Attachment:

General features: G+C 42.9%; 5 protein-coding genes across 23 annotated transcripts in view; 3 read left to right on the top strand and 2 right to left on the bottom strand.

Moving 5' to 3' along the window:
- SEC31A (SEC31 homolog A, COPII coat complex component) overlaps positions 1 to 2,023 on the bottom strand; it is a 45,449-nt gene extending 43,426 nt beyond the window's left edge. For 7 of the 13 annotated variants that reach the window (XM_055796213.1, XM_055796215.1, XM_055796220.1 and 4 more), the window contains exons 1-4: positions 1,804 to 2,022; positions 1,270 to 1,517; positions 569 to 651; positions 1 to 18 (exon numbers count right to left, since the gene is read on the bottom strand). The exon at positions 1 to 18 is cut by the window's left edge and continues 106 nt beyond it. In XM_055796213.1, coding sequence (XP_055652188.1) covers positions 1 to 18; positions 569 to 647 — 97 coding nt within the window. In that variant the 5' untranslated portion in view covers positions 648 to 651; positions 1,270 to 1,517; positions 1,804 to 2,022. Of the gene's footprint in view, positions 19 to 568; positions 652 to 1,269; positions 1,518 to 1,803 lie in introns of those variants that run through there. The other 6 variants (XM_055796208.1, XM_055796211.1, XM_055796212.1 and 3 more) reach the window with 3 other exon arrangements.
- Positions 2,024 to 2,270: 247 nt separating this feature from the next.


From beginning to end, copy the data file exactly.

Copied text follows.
General features: G+C 42.9%; 5 protein-coding genes across 23 annotated transcripts in view; 3 read left to right on the top strand and 2 right to left on the bottom strand.

Moving 5' to 3' along the window:
- SEC31A (SEC31 homolog A, COPII coat complex component) overlaps positions 1 to 2,023 on the bottom strand; it is a 45,449-nt gene extending 43,426 nt beyond the window's left edge. For 7 of the 13 annotated variants that reach the window (XM_055796213.1, XM_055796215.1, XM_055796220.1 and 4 more), the window contains exons 1-4: positions 1,804 to 2,022; positions 1,270 to 1,517; positions 569 to 651; positions 1 to 18 (exon numbers count right to left, since the gene is read on the bottom strand). The exon at positions 1 to 18 is cut by the window's left edge and continues 106 nt beyond it. In XM_055796213.1, coding sequence (XP_055652188.1) covers positions 1 to 18; positions 569 to 647 — 97 coding nt within the window. In that variant the 5' untranslated portion in view covers positions 648 to 651; positions 1,270 to 1,517; positions 1,804 to 2,022. Of the gene's footprint in view, positions 19 to 568; positions 652 to 1,269; positions 1,518 to 1,803 lie in introns of those variants that run through there. The other 6 variants (XM_055796208.1, XM_055796211.1, XM_055796212.1 and 3 more) reach the window with 3 other exon arrangements.
- Positions 2,024 to 2,270: 247 nt separating this feature from the next.